There was a time when it would have been fantastical for police officers to have laptops in their cars or smartphones on their belts. Now, however, they can have smartphones that function as computers.
The CPD is testing Samsung’s DeX in-vehicle solution, which gives officers the ability to dock their Samsung Galaxy smartphones and access policing applications on a dash-mounted display and keyboard.
The pilot will showcase the technology’s ability to give officers greater flexibility and the option to access CPD applications in ways they could not before.
Chicago Police Department Aims to Give Officers Access to More Apps
Officers who use the solution will be able to access a computer-aided dispatch application and other CPD systems to conduct background checks and complete reports, according to a press release. Additionally, when officers use their smartphones to take photos and videos as evidence, they can immediately attach those media files to reports.
Nearly half of all Chicago Police Department officers have department-issued Samsung smartphones already, CPD Superintendent Eddie Johnson said in the release. “The idea is to give officers everything they need to process a scene or respond to an incident in the palm of their hand,” he said.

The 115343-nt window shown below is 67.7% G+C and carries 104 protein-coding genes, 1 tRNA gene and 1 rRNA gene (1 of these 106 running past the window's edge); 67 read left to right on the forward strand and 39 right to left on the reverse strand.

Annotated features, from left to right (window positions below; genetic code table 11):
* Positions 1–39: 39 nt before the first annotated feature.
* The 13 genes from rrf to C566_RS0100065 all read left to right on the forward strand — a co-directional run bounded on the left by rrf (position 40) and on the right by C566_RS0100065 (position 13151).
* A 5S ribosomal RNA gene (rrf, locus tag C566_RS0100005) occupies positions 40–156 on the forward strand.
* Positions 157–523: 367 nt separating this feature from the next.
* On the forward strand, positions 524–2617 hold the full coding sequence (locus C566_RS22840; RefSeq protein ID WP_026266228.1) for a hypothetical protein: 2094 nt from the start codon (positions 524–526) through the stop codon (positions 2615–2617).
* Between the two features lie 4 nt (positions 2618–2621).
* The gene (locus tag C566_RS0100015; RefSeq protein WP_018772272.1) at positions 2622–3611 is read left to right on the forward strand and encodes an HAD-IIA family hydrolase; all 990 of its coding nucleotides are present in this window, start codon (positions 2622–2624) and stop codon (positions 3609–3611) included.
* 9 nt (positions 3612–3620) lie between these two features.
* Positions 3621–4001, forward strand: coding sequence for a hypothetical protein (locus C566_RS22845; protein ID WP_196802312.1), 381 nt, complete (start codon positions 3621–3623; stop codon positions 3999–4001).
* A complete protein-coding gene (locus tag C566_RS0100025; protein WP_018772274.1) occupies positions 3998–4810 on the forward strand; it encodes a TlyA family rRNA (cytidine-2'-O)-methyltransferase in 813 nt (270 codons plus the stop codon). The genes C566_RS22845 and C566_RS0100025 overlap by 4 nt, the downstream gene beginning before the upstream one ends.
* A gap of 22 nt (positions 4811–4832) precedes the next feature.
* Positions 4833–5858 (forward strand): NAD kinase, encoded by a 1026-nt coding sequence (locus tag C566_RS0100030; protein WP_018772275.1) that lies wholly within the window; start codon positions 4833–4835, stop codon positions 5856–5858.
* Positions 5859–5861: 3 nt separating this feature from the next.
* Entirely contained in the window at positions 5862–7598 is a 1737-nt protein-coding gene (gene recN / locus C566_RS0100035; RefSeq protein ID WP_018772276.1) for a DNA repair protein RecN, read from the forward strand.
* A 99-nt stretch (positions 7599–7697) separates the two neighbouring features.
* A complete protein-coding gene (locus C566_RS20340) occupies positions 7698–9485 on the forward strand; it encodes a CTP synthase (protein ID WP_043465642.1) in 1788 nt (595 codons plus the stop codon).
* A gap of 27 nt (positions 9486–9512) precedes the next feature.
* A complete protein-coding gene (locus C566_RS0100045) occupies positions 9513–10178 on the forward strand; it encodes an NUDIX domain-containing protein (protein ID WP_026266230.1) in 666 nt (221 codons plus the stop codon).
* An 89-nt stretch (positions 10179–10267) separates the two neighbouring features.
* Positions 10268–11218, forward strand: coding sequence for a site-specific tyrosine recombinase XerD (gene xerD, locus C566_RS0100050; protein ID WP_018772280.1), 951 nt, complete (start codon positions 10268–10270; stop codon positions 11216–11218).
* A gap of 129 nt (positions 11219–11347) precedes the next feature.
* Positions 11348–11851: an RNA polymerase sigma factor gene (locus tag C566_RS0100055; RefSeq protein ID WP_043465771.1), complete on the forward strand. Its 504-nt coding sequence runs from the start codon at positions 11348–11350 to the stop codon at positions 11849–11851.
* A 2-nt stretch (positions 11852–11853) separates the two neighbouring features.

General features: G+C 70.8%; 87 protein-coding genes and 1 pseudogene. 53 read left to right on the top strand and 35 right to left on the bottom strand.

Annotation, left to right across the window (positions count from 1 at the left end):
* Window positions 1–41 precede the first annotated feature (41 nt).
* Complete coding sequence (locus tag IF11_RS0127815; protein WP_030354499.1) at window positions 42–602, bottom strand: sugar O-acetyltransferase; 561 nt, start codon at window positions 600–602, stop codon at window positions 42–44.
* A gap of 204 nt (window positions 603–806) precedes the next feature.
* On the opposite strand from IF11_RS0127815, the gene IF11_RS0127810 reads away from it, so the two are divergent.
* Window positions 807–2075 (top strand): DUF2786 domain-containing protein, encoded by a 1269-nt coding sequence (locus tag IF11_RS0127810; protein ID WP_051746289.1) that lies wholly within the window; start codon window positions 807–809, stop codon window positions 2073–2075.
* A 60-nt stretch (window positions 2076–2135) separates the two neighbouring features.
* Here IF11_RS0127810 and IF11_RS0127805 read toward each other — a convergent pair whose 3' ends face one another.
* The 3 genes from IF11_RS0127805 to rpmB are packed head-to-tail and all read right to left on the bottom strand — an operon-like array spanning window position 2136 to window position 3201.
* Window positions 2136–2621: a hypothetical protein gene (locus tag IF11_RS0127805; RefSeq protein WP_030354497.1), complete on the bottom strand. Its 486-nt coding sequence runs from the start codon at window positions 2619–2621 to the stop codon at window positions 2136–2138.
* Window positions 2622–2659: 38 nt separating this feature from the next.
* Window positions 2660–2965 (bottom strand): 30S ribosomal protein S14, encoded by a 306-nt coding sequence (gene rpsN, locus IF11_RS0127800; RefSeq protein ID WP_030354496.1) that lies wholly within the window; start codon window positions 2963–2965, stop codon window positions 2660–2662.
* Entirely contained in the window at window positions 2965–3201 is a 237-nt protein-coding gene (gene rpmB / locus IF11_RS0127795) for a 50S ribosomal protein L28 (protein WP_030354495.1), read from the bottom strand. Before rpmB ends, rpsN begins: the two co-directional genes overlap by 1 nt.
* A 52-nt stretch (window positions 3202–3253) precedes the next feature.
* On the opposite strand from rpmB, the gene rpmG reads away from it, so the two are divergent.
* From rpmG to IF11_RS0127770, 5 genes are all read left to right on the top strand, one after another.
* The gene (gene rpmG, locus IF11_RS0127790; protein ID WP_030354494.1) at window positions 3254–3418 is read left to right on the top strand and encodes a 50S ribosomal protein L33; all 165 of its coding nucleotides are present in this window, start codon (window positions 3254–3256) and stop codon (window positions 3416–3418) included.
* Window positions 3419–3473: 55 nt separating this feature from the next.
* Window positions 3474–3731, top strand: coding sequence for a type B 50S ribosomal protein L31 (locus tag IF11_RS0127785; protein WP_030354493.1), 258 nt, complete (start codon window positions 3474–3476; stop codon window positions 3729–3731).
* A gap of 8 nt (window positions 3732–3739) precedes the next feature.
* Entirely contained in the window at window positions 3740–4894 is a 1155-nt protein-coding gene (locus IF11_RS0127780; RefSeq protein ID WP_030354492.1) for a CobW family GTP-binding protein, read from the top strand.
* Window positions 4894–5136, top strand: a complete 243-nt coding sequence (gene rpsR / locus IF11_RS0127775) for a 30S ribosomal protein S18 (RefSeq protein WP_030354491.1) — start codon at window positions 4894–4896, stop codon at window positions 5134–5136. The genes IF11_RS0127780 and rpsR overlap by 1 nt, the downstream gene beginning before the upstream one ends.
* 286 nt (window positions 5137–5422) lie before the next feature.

Jonathan Lewin, chief of CPD’s Bureau of Technical Services, noted in the release that in-vehicle computing for police officers has evolved significantly over the past three decades.
“The old computers had to stay in the cars,” he explained. “With this solution, it really creates an ecosystem that takes all the technology and makes it available to officers on the street in real time and at significantly less cost than we are paying now.”
In a case study commissioned by Samsung, the Public Safety Network estimates that shifting from rugged in-vehicle laptops to a full one-to-one deployment of Galaxy smartphones and the DeX in-vehicle solution could save agencies more than 15 percent the first year of deployment and lead to more than 32 percent in annual savings thereafter.
At a press conference announcing the initiative, The Verge reports, Lewin said that “the system seamlessly takes an officer through the entire lifecycle of an incident” including getting dispatch assignments while officers are on the street, conducting name checks, vehicle checks and starting incident reports.
The pilot program will launch in the city’s 11th District, according to ABC7 Chicago, and by the end of the year, all officers in the district will be using the technology.
DeX also offers the ability to view, tilt, pan and zoom on the district’s security cameras, and lets officers view mapping data to see if an incident is part of a trend.